Once, one of my dad’s friends asked me how school was and I don’t remember what I said but it must have been negative because his response sticks in my mind: Are you disenchanted with the education system?
The moment I knew I hated my school was when they brought us into the first year of sixth form a day early to tell us that a grade C was a fail. Initially we were shocked, thinking that the actual grading system had been overhauled during the summer holidays. Then we realised they just meant here – that in the eyes of this school, a C was a fail.
I was really fucking disenchanted.
It felt good for an adult to articulate it in such an elegant manner. It made my teenage resentments feel legitimate. My hate had been brewing for a while, but this C business was when it boiled over, when it bloomed into the contrary apathy my teachers would soon complain about at parents’ evening.
It wasn’t a private school but you had to be clever to get in and it preferred to produce doctors and lawyers and Oxbridge students. The year I went into sixth form, they finally scrapped Latin and introduced drama for the first time. It was a cynical move, made to receive funding and they hired one drama teacher for the whole school – at least 500 students.
I took drama as the subject I intended to drop after AS-levels. Though in the end, I never did.
After talking a lot about not going to university at all, I decided instead to apply to arts college in London – which as far as my school was concerned, was the same thing.
My first choice college gave me the lowest offer – three Bs. So the way the system works meant I had to reject four higher offers from mostly better places in order to accept that one. The school didn’t like this lack of back-up plan, but I was predicted at least two As and I felt confident I’d get them.
Of course, I could feel confident – I wasn’t finishing school during a pandemic.
I don’t remember much about that last summer in Birmingham, except that I worked in the pub a lot and a big group of us went to Zakynthos. It was one of those fishbowl-cocktail holidays where there’s probably a nice part of the island that you never get to. I remember I came back with a tan but my mum said I looked very pale underneath it.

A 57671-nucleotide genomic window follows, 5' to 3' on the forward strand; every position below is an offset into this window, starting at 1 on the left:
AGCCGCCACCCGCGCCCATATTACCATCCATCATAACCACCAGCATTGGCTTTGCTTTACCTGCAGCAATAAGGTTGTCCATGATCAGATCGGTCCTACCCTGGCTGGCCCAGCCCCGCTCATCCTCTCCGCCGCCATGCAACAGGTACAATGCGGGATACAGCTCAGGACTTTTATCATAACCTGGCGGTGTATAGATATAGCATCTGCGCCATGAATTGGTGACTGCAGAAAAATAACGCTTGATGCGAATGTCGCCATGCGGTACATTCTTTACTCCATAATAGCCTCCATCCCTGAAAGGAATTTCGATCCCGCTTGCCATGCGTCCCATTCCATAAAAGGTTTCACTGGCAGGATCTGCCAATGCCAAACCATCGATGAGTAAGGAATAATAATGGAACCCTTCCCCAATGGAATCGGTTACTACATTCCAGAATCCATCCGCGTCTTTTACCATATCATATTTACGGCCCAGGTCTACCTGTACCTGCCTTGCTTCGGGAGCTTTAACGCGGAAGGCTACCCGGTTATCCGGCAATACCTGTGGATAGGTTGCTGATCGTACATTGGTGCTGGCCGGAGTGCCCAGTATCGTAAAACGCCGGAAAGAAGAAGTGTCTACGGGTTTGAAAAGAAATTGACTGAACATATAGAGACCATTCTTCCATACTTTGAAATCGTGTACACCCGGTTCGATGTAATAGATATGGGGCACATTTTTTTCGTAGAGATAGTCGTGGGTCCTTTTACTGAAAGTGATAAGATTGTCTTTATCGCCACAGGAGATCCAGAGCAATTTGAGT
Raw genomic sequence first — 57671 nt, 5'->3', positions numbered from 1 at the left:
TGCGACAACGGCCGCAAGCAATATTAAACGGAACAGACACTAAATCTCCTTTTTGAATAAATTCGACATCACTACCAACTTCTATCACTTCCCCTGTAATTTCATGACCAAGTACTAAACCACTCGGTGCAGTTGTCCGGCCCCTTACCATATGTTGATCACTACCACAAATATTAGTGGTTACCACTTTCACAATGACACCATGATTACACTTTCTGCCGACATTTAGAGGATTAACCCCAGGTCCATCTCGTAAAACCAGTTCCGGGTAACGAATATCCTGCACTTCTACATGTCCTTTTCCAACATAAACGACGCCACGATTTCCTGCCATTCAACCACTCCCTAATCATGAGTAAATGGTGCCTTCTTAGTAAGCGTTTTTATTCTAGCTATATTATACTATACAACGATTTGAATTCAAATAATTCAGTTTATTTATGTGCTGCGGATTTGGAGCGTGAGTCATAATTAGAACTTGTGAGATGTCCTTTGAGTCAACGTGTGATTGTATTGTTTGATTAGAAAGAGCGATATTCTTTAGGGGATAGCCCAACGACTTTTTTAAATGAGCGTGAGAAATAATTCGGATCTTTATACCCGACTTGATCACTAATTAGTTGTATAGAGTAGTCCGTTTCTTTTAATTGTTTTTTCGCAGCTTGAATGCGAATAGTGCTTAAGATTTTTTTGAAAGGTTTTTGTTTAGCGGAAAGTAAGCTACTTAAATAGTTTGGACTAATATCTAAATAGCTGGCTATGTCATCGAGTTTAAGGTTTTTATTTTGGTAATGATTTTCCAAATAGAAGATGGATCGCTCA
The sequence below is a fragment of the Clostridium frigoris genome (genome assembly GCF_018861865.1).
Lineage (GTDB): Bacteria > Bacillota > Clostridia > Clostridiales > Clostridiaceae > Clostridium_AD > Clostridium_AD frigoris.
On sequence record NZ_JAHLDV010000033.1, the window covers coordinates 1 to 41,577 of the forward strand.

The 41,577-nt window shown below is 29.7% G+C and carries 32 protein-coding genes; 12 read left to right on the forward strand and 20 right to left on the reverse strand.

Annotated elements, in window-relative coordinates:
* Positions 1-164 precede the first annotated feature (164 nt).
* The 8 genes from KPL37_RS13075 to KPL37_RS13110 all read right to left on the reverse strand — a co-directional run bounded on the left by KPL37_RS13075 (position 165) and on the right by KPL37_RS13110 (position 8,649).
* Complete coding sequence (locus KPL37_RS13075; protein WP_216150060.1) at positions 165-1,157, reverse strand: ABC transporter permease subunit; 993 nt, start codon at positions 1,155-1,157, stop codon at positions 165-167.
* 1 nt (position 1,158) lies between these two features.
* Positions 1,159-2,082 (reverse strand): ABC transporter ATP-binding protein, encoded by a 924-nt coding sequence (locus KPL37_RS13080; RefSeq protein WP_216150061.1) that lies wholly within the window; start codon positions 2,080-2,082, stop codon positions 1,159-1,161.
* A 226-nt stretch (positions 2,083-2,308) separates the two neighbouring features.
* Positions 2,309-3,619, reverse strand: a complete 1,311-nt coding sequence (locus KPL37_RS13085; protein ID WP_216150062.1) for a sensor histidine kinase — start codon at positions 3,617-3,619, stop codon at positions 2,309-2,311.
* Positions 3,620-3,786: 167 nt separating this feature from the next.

Then as expected, I got the grades. Actually, I got a C in biology, but it was immaterial – I got in. And as I’d been anticipating all year, I moved to London come September.
I know now that my school gave me a good education, one I was privileged to receive. And that even to feel apathetic, whilst still getting the grades, is a privilege in itself. School also helped to foster (however belatedly) my love for the subject I’ve spent my adult life pursuing. But I remembered this week the unbelievable pressure we all felt in our A-level years – that these exams would define the rest of our lives. A pressure that was not helped by the strict definitions of success that school subscribed to.
I did however, get to take those big exams, and get the grades I expected (even if one was a “fail”) and I got to go to the uni I wanted at the time I’d hoped. I was able to have my life consumed by those exams for two years and then to choose a career that meant they never ever mattered again.
2020’s year elevens and thirteens aren’t lucky like I was – in the UK, at least. I’m so sad and angry for all the A-level students who’ve been screwed over by the British government this week (and the GSCE students who have it coming in the next few days). Who’ve had their futures jeopardised by an algorithm that downgraded nearly 40% of results, disproportionately affecting pupils from disadvantaged backgrounds whilst benefiting private schools.
I’d like to ask them if they’re disenchanted with the education system. I bet I know the answer.
I hope the universities do right by them. I hope they get where they wanted to go.
Most of all, I hope they take their justified anger and register to vote.
A version of this post was sent by email on the 16th August 2020 as part of Internet Care Package – a weekly memoir project in the form of a newsletter. It also includes links to the best things I’ve found on the internet each week and occasional updates on my theatremaking. This blog is a select archive of those emails. Subscribe to get them right in your inbox.
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